José Mandojana for Reader's Digest
The sign tacked to the tree was simple enough: “Did you call 911 last March 17? You saved my life. Please call me.” It was posted in the Hollywood section of Los Angeles by a 71-year-old retired judge.
The judge, Leon (he prefers that his last name not be used), was taking his car in for servicing that day, when he had a sudden, massive heart attack. He learned later that someone had called 911 and begun CPR, but the details about how his life was saved were still sketchy. After five days in the hospital and more time in outpatient recovery, Leon drove to the intersection where the drama had played out, posted his sign, and began knocking on doors. He was grateful he hadn’t hurt anybody and determined to give thanks.
“Two women came out of the corner house,” Leon says. Their names were Samantha Geballe and Ashley Domask, and Leon asked if they knew anything about the incident. “And Samantha says, ‘Oh my God—you’re the man.’”
Geballe and Domask told Leon they had heard noise and gone outside to find a confusing sight: Leon flat on his back in the street with a woman on her cell phone kneeling over him, taking instructions from a 911 dispatcher.
“He was totally out of it and turning purple and dying,” Geballe recalls.
Domask, a CPR-trained psychotherapist, had a shoulder injury and couldn’t help. But she encouraged the woman on the phone to begin chest compressions.
Other people had gathered, and some of them questioned that treatment, perhaps thinking Leon had been hit by a car and might have cracked ribs or other broken bones. Domask helped the woman stay focused on a steady rhythm of quick, strong thrusts, hands splayed against Leon’s chest. A bit of his normal color returned.Minutes later, the paramedics wheeled Leon away. The woman who had performed CPR was ready to resume her commute to work.
“I stopped her and asked how she was,” says Domask. “She paused a moment, then started to cry, so we sat down on the curb.” A few minutes later, she was gone.
As Leon processed what Domask and Geballe recounted, a feeling of warmth washed over him. “Someone saw me and intervened, and I was so touched,” he says. A friend of Leon’s told me he has been devoted to social causes for decades, serving as a guardian angel to many. Now he needed to find his guardian angel.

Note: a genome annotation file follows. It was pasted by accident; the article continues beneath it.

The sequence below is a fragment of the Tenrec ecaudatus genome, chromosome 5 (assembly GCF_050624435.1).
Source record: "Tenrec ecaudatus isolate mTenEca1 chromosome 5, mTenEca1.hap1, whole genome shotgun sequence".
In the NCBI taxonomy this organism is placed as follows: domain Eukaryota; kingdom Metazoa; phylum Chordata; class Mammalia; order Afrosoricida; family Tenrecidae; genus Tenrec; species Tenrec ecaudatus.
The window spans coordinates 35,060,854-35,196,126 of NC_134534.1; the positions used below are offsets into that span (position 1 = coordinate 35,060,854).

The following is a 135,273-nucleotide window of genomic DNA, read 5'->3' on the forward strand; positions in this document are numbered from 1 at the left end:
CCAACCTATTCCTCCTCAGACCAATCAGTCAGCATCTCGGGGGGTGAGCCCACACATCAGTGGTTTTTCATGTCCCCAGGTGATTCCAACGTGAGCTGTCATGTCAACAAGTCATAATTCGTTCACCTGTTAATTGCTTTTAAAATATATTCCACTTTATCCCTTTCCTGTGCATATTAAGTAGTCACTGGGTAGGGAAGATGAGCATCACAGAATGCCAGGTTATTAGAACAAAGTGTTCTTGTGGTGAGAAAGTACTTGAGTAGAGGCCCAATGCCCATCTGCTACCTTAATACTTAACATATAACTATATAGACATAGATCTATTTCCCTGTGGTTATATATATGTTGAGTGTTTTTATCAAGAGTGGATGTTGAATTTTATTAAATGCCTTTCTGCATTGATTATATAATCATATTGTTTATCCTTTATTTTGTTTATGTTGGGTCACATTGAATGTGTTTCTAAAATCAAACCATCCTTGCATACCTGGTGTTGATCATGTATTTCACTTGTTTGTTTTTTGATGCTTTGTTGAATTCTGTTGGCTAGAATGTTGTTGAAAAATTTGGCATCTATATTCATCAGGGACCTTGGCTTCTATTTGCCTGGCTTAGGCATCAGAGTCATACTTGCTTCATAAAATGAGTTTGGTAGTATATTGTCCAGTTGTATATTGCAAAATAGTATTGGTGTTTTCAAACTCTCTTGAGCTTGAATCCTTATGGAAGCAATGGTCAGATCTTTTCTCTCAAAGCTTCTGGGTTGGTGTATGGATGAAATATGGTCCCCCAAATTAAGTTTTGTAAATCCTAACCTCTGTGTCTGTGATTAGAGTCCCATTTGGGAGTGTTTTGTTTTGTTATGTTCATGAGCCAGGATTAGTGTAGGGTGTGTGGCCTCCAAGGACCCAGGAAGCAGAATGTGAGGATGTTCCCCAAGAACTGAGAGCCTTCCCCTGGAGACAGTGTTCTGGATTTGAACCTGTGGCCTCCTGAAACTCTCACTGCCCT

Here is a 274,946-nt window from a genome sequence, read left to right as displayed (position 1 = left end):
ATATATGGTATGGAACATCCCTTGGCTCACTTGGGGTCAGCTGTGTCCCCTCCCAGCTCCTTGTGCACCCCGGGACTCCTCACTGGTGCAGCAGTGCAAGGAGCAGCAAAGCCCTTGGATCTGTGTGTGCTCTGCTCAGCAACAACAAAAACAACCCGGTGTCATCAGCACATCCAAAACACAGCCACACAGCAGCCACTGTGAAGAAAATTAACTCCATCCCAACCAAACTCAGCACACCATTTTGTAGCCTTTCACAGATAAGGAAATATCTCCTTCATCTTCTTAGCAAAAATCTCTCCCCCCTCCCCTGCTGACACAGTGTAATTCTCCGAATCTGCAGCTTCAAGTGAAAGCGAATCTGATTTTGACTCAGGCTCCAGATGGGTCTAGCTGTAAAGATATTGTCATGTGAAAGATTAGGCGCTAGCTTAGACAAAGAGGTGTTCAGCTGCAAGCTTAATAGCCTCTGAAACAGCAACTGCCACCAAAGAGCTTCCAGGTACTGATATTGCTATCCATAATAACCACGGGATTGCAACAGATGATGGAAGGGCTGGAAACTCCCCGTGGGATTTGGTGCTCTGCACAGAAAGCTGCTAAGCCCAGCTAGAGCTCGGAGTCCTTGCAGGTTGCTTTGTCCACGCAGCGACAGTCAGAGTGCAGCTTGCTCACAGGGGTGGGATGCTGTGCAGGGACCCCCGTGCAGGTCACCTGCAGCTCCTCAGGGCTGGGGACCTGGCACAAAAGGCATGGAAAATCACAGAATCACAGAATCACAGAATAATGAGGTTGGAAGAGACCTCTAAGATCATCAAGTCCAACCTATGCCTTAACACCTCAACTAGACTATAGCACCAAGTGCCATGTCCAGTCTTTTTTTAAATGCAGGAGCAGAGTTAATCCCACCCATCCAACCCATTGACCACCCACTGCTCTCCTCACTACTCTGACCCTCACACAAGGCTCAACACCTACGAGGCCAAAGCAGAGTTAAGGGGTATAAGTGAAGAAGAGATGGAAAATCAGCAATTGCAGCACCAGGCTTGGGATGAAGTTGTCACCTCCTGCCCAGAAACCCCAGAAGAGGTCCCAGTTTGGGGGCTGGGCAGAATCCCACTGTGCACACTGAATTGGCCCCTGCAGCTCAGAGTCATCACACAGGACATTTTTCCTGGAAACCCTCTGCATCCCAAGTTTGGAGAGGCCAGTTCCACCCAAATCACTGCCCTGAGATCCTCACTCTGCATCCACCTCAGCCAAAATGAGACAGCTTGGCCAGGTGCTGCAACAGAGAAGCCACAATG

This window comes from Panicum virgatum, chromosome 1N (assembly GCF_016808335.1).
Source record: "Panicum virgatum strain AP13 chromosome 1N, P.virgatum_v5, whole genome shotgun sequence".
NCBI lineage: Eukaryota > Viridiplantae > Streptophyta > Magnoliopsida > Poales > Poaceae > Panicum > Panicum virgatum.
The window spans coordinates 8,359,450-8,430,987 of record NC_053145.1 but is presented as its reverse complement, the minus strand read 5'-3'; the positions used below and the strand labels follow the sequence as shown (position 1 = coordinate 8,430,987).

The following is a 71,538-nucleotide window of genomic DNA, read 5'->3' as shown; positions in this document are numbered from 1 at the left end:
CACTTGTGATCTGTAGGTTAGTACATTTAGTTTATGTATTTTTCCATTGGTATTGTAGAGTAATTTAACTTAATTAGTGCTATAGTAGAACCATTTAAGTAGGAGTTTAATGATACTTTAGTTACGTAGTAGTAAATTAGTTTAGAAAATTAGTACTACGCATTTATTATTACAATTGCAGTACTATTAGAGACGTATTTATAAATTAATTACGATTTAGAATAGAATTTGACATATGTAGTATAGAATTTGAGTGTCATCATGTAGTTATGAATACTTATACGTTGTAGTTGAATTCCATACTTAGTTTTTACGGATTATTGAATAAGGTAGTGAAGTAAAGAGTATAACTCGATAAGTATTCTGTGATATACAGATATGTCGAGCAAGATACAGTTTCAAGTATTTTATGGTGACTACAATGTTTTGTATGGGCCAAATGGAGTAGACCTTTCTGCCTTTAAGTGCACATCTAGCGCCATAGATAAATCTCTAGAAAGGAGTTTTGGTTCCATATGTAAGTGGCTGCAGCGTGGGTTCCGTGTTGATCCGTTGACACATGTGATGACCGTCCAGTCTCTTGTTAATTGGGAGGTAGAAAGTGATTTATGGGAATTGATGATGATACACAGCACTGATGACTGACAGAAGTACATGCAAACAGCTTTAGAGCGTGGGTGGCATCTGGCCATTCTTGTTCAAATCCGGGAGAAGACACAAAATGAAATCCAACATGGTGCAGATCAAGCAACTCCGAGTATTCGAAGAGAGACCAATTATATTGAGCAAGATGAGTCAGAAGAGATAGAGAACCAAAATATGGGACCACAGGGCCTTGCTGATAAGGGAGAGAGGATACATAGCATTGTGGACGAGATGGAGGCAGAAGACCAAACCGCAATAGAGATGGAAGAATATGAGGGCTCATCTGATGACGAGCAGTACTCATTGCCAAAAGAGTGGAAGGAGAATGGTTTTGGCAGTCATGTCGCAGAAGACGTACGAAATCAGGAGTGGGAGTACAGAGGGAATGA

Leon went home and managed to dig up the record of the phone number that called 911 that day. He dialed; a woman answered.
“He asked if I was the one who called 911 on March 17,” says the woman. “I said yes, and he said, ‘I’m the man. You saved my life.’”
Her name is Susie Powell, and that day she was driving to her job as a legal assistant. Powell has a habit of pausing at that particular intersection to make eye contact with other drivers. She wants to make sure they know that they have a stop sign and she does not.
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“I couldn’t make eye contact because he was slumped over in his seat,” says Powell. “And I realized I should check this out.”
She parked and knocked on Leon’s window. No response. She dialed 911. Get him out of the car and flat on his back, the dispatcher advised.
When Powell began pulling Leon, his foot came off the brake and the car started rolling. Powell walked alongside the moving car, finally wrestling Leon free. The car continued forward slowly before coming to a stop against a parked vehicle.
Powell knew CPR, but she was nervous. “At first I wasn’t doing it hard enough, and Ashley was like, ‘He’s turning blue—you have to do it harder,’ and I put my whole body into it. There were people shouting at me and saying I was stupid and don’t touch him, to the point where I second-guessed myself. Ashley said, ‘Don’t listen to any of that,’ and she was counting really loud. One-two-three-four-five.”
Two months after the incident, Leon finally met Powell for lunch. “We hugged,” she says. “He was gracious.” When Leon asked what he could do in thanks, Powell said he didn’t need to do anything.
As they got to know each other over lunch, Leon told Powell about his many interests. He mentioned his support of Xela AID, a nonprofit that delivers services and resources in Guatemala. Once again, their lives intersected. “In college, I did a study-abroad tour in Central America,” says Powell. Her language school was in Xela.
Leon had an idea. He sponsors a child’s education in Xela, he told Powell. What if he sponsored a second child in her name? “As soon as he said it, I thought, Oh, that’s lovely,” says Powell.
For more information on Xela AID, go to localhope.org.